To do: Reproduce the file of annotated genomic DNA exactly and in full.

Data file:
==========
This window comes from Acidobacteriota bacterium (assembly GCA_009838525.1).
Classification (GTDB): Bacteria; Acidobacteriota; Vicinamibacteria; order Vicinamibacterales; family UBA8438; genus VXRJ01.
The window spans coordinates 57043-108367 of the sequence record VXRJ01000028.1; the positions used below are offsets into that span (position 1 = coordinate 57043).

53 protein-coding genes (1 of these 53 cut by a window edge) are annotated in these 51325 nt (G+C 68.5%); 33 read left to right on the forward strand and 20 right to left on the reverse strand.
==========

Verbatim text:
This window comes from Acidobacteriota bacterium (assembly GCA_009838525.1).
Classification (GTDB): Bacteria; Acidobacteriota; Vicinamibacteria; order Vicinamibacterales; family UBA8438; genus VXRJ01.
The window spans coordinates 57043-108367 of the sequence record VXRJ01000028.1; the positions used below are offsets into that span (position 1 = coordinate 57043).

53 protein-coding genes (1 of these 53 cut by a window edge) are annotated in these 51325 nt (G+C 68.5%); 33 read left to right on the forward strand and 20 right to left on the reverse strand.